I hear it long before I see it. A high bubbling call, that loops up in pitch like a referee with one of those old-fashioned pea-whistles getting increasingly annoyed. It’s a song of desolation and loneliness, a haunting sound that I associate with moors and estuaries, with vast skies and open spaces. It’s the call of a curlew.
It makes me pause. Seventy years before, Blakehill Farm would have throbbed to the sound of wartime Dakotas taking to the skies. Now it’s a nature reserve, home in winter to short-eared owls, and in the summer to whinchat, yellowhammer, corn bunting, and the skylarks who even now englobe me in sound, warbling as they parachute slowly back down from an achingly bright sky into the waving sea of grass that surrounds me. But curlew is a new sound for me here. It calls again, and even the skylarks seem to pause to admire it.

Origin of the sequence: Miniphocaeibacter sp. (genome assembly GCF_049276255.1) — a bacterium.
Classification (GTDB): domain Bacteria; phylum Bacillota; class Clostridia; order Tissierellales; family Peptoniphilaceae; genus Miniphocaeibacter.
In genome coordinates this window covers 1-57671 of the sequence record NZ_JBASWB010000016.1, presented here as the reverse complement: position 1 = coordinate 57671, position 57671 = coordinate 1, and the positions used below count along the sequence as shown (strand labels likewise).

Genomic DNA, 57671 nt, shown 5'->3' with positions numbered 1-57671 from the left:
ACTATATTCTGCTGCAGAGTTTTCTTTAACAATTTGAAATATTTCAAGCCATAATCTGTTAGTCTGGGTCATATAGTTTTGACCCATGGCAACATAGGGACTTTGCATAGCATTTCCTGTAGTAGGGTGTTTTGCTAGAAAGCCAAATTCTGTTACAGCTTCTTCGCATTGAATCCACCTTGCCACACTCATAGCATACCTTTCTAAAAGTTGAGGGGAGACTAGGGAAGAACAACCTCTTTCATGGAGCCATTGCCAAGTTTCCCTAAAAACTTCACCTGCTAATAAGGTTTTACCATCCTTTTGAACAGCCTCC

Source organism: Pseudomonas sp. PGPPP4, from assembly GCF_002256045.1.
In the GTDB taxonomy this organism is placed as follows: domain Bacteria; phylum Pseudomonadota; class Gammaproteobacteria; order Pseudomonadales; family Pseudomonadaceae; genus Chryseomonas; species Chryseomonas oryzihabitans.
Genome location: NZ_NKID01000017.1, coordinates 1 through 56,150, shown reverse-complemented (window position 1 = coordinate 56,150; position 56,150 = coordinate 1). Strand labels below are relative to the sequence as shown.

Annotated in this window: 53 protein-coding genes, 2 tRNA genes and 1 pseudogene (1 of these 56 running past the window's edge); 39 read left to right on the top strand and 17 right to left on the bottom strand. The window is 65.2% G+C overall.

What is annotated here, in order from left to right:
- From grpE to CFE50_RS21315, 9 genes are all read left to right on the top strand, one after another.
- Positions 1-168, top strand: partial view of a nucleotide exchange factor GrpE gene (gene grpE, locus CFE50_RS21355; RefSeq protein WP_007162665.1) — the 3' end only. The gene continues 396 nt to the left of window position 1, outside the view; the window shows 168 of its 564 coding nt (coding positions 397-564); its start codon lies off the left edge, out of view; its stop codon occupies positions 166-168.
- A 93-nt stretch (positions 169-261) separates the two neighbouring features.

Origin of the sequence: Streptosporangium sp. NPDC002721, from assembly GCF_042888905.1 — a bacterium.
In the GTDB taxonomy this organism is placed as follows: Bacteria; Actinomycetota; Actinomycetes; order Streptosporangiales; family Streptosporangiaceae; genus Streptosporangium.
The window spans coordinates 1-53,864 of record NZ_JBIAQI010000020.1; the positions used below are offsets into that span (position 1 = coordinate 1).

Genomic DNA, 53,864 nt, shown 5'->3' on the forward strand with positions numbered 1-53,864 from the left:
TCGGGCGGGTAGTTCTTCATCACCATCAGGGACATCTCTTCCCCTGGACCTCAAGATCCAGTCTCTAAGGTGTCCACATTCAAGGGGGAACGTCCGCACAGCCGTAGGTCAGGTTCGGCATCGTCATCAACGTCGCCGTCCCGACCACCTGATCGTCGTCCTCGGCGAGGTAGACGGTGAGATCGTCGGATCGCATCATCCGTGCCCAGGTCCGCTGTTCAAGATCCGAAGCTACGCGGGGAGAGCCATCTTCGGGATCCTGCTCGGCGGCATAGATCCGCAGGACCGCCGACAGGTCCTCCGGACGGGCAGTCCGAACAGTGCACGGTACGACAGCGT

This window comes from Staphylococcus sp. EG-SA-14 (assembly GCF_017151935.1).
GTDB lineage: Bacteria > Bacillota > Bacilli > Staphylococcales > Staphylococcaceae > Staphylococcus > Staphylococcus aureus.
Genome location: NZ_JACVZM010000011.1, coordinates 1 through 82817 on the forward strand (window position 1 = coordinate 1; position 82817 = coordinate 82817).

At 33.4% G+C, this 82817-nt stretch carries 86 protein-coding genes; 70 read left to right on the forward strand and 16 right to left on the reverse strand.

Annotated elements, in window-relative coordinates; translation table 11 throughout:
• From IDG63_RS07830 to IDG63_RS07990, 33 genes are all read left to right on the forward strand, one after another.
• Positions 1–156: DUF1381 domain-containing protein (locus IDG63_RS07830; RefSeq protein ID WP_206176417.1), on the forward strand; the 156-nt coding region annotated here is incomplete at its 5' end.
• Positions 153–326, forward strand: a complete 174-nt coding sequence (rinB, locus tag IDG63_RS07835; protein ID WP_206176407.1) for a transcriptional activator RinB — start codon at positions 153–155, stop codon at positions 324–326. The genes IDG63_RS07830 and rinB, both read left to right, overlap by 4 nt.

Through the wobbly heat-haze I spot it, a hundred yard ahead of me. A pheasant-sized bird in mottled camouflage of cream and chocolate, with a long neck, and an absurdly long, gently curving bill, fully two-thirds of the length of its body, which is uses to probe soft ground for invertebrates. It walks unhurriedly, fading in and out of the long grass stems, probing the soil left and right, a hunting tiger. I am so astonished by the encounter that I don’t spot the second bird at first. The curlew population nationally has dropped 80% in fifty years, and I realise that I am now looking at twenty percent of North Wiltshire’s curlews, a breeding pair, a small hope for the future.
The curlew fade away in the haze as if I had imagined them, a metaphor for their species, but then I hear that call again. It sweeps out, over the expanse of grass and the unending sky, demanding to be heard. If nothing else, the curlew won’t go quietly into the night.